Hurricane Sandy Response has been Big

I just got off the phone with my friend Duff, a contractor from the Los Angeles area who says he is moving back home to Brooklyn, New York to help his family after they suffered major property damage from Hurricane Sandy. This is yet another example of how the deadly storm has affected so many, and how so many are helping out.

Just last week the Sacramento district of the U.S. Army Corps of Engineers sent five civilian employees to assist in the federal government’s Sandy response and recovery efforts. The Sacramento District’s mobile command center – the Deployable Tactical Operations System, or DTOS – is also on stand-by to support.

The Sacramento District is sending a wastewater treatment expert and four debris removal specialists. The debris specialists – who make up a management cell for debris removal missions – headed straight to Albany, N.Y. The Sacramento district’s infrastructure assessment team is on alert to support, as well.

More than 500 Corps employees are currently supporting the Federal Emergency Management Agency’s (FEMA) Sandy response. The Corps’ priority mission is de-watering New York City, but Corps Sandy missions also include providing emergency power and water throughout the disaster area. Additional Corps teams for infrastructure assessment, temporary roofing, commodities distribution and temporary housing are on alert to assist at FEMA’s request.

Under a federal emergency response, the Corps serves as the lead agency to respond with public works and engineering support and to coordinate long-term infrastructure recovery. When disasters occur, Corps teams and other resources are mobilized from across the country to assist local Corps districts and offices in their response missions.

Besides the tragic loss of life, residents in the hard hit areas have been dealing with hunger and cold, flooding, wreckage, and loss of power. In fact, as of November 9, roughly 750,000 customers remained powerless, down from 8.66 million when the storm hit on Oct. 29.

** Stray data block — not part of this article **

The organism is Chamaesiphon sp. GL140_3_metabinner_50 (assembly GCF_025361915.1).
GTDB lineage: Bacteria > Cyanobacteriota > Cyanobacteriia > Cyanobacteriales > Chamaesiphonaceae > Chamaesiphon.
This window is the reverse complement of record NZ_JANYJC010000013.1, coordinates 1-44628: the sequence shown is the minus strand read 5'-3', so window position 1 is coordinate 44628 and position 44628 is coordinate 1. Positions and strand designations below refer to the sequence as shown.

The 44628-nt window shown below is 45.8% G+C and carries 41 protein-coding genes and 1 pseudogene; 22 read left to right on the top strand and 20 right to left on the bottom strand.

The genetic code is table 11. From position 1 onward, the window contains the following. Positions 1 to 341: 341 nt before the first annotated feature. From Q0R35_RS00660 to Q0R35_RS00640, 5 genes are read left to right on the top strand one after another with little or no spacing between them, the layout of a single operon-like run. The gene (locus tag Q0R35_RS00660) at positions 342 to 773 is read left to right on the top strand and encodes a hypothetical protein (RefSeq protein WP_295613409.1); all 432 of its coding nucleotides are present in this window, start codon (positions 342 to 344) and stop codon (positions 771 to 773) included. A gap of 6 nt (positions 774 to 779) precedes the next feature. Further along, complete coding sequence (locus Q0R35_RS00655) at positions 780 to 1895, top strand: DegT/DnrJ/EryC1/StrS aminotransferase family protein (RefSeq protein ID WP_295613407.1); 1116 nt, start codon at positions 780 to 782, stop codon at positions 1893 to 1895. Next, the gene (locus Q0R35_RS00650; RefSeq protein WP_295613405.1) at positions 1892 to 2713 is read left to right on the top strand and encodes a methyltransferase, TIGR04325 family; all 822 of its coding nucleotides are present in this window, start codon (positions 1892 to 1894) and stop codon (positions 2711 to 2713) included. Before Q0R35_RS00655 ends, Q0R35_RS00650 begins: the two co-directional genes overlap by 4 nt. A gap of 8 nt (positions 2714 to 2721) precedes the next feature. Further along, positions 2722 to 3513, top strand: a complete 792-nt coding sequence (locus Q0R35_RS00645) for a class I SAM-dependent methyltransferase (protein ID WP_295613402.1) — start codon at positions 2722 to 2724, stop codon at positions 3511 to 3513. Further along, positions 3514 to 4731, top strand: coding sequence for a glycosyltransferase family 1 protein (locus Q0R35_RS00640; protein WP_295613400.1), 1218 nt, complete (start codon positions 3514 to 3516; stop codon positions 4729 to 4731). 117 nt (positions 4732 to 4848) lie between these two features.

In New Jersey, the Energy Information Administration says the state saw the biggest power loss in its history thanks to Sandy. On November 12, PSE&G, the state's largest utility, said that 19 outages remain from Hurricane Sandy and that power has now been restored to 99.9 percent of the 1.7 million customers impacted.

In New York, as of November 11, Con Edison crews and thousands of utility workers from around the country were continuing to restore power to more than 1 million storm-affected customers.

Con Edison of New York estimates its response and restoration costs for Hurricane Sandy and the Nor'easter storms are $350 million to $450 million. Orange and Rockland Utilities, a subsidiary of Con Edison, estimates its costs are $75 million to $100 million for both storms. The primary basis for these preliminary estimates is the utilities' experience with Hurricane Irene.

These estimates do not include the costs that will continue to be incurred to inspect and assess the condition of our energy systems, and to repair them to their normal operating condition. Nor do the estimates include costs that may result from changes in operating criteria or design standards.

Sandy caused five times as many outages as the next largest storm in Con Edison history, Hurricane Irene, which hit in August 2011. The company has gone through a year's worth of some materials since Hurricane Sandy struck. Con Edison and thousands of mutual aid and contractor personnel replaced 60 miles of electric cable and responded to tens of thousands of locations.

As of November 11, FEMA continues an aggressive power restoration effort in New York and New Jersey, with the extension of the 100 percent cost share for emergency work performed by state, tribal and local governments through Nov. 14, 2012. The 100 percent funding was set originally for 10 days, beginning Oct. 31.

This funding applies to the costs of restoring power and public transportation, including direct federal assistance for New Jersey, New York and Connecticut in counties designated for FEMA Public Assistance.

 “More than $455 million has already been approved for individuals to assist with housing and other disaster-related needs,” said FEMA Administrator Craig Fugate in a press release. “Impacted residents and business owners in Connecticut, New Jersey and New York should apply for assistance today.”

A senior economist for IHS Global Insight, recently told the National Association for Business Economics that the total cost of Sandy could be between $30 billion to $50 billion.